When oil companies in Korea import crude oil in a spot market, the companies face three market risks: price risk, foreign exchange risk, and interest rate risk. Meanwhile, energy companies, such as Mobil and BP Amoco, manage the market risk of derivatives using Value at Risk.
This paper put an emphasis on measuring the risks because we could not find the empirical papers which measured the market risks of imported physical commodities. Additionally, I try to find out the inter-relationship among these risks, and the differences between physical commodities and financial instruments in measuring the risks and using VAR.
For simplification of measuring the risks, I make assumptions as follows: First, oil companies purchase spot crude oil every three days or every ten days. Secondly, the price of spot crude oil is fixed at the time of entering into a contract. Finally, the amount of the oil is paid with issuing zero coupon bond maturing in three months, and the discounted rate of the bond is based on Certificate of Deposit( ninty-one day ) interest rate.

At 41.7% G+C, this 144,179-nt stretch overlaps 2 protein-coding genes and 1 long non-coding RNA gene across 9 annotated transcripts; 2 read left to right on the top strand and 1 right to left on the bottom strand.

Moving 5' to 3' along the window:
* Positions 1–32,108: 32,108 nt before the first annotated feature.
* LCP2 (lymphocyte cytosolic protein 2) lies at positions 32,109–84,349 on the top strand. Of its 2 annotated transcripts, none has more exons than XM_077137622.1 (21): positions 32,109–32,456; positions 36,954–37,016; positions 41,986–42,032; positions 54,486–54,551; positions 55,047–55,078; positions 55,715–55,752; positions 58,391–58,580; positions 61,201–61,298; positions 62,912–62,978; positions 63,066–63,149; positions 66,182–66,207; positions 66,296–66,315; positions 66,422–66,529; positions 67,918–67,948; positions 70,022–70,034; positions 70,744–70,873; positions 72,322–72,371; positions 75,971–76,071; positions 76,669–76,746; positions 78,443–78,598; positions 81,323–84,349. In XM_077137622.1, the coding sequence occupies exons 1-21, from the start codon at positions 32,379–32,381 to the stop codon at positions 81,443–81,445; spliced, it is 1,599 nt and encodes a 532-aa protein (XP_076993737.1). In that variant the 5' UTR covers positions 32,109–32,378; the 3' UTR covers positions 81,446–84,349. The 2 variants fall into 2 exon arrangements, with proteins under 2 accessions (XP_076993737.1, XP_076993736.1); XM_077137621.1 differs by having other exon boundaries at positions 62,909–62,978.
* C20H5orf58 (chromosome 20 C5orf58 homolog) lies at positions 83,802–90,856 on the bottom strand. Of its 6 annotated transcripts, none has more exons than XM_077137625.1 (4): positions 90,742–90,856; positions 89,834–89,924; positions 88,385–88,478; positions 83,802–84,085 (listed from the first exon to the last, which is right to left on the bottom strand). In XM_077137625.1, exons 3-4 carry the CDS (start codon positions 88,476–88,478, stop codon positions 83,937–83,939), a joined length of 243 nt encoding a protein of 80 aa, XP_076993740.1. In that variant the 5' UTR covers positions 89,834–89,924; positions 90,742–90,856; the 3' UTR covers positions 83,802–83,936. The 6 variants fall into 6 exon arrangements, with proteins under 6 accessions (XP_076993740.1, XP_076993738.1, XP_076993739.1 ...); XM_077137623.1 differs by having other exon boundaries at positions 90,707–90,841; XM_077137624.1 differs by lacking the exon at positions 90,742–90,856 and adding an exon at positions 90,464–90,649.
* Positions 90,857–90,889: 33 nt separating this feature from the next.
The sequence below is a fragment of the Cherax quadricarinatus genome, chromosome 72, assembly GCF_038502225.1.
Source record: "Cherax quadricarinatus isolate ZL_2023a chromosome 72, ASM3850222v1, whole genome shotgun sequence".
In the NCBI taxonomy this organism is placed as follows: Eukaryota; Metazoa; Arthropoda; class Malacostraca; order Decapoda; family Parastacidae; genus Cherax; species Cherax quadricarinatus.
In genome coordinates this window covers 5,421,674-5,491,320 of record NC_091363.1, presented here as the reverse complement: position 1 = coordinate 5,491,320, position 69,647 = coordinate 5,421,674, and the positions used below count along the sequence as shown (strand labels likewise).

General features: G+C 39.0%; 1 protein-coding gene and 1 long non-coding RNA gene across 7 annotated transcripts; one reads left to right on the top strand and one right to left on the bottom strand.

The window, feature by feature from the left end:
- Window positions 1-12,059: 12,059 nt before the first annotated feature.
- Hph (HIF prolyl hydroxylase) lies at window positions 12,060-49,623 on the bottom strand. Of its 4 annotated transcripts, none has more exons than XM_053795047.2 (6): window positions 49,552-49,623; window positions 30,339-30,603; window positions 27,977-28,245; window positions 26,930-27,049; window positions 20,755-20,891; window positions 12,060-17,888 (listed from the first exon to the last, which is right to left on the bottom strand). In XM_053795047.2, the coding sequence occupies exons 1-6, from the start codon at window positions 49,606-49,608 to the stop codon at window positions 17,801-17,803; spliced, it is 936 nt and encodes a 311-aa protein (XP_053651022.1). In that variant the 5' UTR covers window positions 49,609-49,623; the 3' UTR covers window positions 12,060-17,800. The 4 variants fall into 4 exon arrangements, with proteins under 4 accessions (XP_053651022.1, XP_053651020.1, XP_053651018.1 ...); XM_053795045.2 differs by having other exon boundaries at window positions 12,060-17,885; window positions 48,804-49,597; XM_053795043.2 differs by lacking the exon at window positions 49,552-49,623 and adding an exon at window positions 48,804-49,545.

There is a time difference between the price risk and the financial risks. But the price risk and the financial risks can be measured separately because of no Granger- causality and correlation between the two risks. As a result of measuring the volitility using GARCH(1,1)model, the volitilities are homoscedastic except the volitility of the three-day return of spot crude oil price.
Historical VARs change a little bit in the two purchasing cycles, but Delta-normal VARs show dramatic change in the cycles. That is because the kurtosis of the three- day purchasing cycle is much higher than that of the ten-day purchasing cycle.
The position of the portfolios to measure the risks is negative but that of financial instruments is positive. Also, the adjustment of the position is highly limited and VAR is useful to determine whether to hedge or not.